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Snorkeling With Sea Turtles

This is one story that has taken up so much space in my brain but always had a loss for words. Snorkeling with sea turtles in their natural habitat was a surreal, spiritual experience for me.

Green sea turtle on a mission to get some air.

From the moment we decided to vacation in the Riviera Maya area of Mexico three things came to mind: archeological ruins, whale sharks and snorkeling with SEA TURTLES! The best time for whale sharks in that area is June – September. We wanted a break from our Canadian winters so that was out…..maybe another time. J was looking for a relaxing holiday and not my usual go-go-go, trying to pack every experience possible into one week. That left me to decide on minimum excursions. I chose Tulum over Chichen Itza (another time). It was a joint choice to swim in a cenote, and snorkeling with sea turtles was always a must. Through Viator, J found us an excursion to Tulum with a cenote visit, and a separate excursion to Akumal to swim with sea turtles.

Loving the lighting of this green sea turtle as it heads up to the surface for air. Surprisingly they can hold their breath for up to 4-7 hours!

Snorkeling with Sea Turtles Guidelines

Akumal, meaning “place of turtles” in Mayan, is a small beach town between Playa del Carmen and Tulum. Green sea turtles, loggerhead turtles, hawksbill turtles and leatherback turtles have all been known to frequent the sea grasses in the Akumal Bay. The sea grasses that grow in Akumal Bay are the reason for the abundant turtles seen in this location. Sea turtles are endangered and are at risk of overcrowding and eco-system damage from irresponsible tourists. Please be a responsible and eco-conscious traveler when visiting by abiding by the rules set out by the conservation authorities.

There are strict restrictions for snorkeling with the sea turtles:

  • no touching the turtles
  • no flippers or snorkel fins
  • no sunscreen
  • only certified guides with a valid permit may access the reefs…..the restricted areas are marked by red buoys

Other considerations:

  • Don’t crowd the turtles and be sure to leave ample space (at least 6 ft.) between you and the turtles. You must never impede their movement as they must surface to breathe.
  • Always stay flat at the surface and do your best not to disrupt the natural eco-system.
  • Don’t stand up in the water as this can disrupt the sea grass where the turtles are feeding.
  • Wear a rash guard or long sleeve shirt instead of sunscreen to protect and preserve the sea turtles and coral reefs.

The above photos show Akumal Beach. Notice the red markers. These areas are only accessible with certified guides.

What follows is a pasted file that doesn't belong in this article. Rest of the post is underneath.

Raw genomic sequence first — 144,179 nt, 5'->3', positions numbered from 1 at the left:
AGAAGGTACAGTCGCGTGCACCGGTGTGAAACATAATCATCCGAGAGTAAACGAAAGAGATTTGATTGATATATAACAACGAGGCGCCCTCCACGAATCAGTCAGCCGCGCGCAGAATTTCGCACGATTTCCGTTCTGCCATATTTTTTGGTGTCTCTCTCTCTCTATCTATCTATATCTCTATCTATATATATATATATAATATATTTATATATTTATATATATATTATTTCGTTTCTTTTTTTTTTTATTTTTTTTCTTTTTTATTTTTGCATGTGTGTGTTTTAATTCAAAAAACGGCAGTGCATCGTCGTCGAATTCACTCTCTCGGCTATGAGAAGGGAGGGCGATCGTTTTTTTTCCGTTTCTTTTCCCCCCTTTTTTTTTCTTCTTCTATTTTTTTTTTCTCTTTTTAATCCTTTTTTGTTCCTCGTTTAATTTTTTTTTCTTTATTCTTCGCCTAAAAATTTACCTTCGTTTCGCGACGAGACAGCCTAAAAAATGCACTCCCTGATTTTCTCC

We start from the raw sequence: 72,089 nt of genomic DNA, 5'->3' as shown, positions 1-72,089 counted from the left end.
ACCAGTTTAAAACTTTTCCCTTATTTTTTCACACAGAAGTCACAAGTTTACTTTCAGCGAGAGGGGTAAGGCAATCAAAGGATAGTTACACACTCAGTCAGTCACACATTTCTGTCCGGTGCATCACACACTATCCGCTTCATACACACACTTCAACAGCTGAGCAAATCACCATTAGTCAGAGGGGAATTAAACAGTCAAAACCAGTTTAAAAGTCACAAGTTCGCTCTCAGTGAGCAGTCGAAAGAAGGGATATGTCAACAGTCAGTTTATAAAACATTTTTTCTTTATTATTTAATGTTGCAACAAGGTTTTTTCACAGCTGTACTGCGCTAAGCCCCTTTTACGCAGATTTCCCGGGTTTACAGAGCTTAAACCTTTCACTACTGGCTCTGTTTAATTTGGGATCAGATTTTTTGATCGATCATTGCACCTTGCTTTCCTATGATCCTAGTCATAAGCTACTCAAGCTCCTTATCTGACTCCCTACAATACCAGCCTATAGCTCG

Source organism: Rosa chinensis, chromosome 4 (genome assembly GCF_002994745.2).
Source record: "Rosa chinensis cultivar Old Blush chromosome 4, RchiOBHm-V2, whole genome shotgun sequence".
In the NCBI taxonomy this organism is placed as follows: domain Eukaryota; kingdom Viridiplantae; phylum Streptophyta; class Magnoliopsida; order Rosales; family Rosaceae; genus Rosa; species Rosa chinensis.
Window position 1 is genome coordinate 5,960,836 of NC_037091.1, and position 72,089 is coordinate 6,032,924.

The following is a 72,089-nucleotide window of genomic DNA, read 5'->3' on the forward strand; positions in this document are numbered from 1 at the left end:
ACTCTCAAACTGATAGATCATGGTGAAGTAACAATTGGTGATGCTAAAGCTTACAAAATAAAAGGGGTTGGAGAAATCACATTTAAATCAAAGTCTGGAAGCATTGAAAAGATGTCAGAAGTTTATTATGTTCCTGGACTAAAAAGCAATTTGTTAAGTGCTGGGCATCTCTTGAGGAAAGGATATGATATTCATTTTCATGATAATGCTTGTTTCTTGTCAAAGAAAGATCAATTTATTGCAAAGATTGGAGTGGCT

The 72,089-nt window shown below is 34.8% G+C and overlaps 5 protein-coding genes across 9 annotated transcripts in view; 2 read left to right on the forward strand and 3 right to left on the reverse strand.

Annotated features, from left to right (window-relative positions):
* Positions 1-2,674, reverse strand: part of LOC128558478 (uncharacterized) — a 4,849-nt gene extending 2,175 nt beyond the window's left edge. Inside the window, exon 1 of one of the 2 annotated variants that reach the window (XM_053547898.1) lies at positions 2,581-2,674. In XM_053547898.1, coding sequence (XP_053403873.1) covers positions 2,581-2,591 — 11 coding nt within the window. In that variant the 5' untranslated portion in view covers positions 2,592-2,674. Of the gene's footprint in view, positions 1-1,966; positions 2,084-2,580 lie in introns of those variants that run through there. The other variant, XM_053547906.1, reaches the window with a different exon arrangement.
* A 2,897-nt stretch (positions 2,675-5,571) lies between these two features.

You can go snorkeling along the outer edges near the shore without a guide but I highly recommend a guide. There is a better chance of seeing turtles and other fish in the reef areas. We used Viator to hook up with Akumal Ecological Guides. We have our own snorkel masks but they provided lifejackets (mandatory) and do have snorkel gear available for use if you don’t have your own. Thankfully, we had a very small group of three with our guide, Angel.

Photography Tips

Spotting our first turtle, a green sea turtle, within less than 5 minutes of entering the water was sheer exhilaration. It was about 10 feet from us on the other side of the rope so we had to stay within the area and view from there. It still took my breath away. Holding my camera out in front of me as far as I could reach, I took about 20 photos hoping to have at least one in focus. I didn’t want to risk any human error on my part.

I was using an Ikelite underwater housing for my Canon R5 with a 15-35mm wide angle lens. My camera settings were at 1/500sec, f5.6, ISO 100.


Knowing the lighting would be fairly low, I had my aperature open wide enough at f5.6 to allow a decent amount of light but not creating too shallow of a depth of field.

Shutter Speed

My main focus was the turtles so I figured 1/500 sec shutter speed would be sufficient enough to capture their movement.


ISO 100 was the choice as I was planning to have these printed as fine art images so I didn’t want any extra digital noise.

This was my first time experiencing these creatures and I was happy with the results. We did have a smaller underwater camera and had it set for the highest quality image possible. I really hate the delay between when you squeeze the shutter and when the picture is captured. I did not try video on this trip.

Missed Moment

I missed the “small” barracuda our guide pointed out. Instead I spotted a turtle on the sea floor beneath the barracuda. J got excited and tried to get a picture with our small waterproof camera but he only got its head and a bit of its body as the very top of the frame. We had a good laugh at his photos since they were mainly of his fingers. If only there was someone who could give him some photography instruction….hmmmmm.

My mom loved turtles. I’m not sure why but we always indulged her by bringing home turtle figures from wherever we visited. So, for me snorkeling with sea turtles was a peaceful and spiritual journey as my mom passed away in 2020 but I felt her presence with me and the turtles.

This is a young sea turtle. It’s not quite a baby as it is approx 8″ long but still pretty little compared to the others.

Within our hour of snorkeling, we found five sea turtles with one being a “baby”. It was only about 8 inches long. We knew after that experience that we would be back to snorkel with the sea turtles again.

Check out my website, www.shellypriest.com, if you wish to purchase prints of my sea turtle photos or others.

Disclaimer: Post may be sponsored. Post may contain affiliate links which means I may be compensated if you make a purchase through my link with no additional cost to you.

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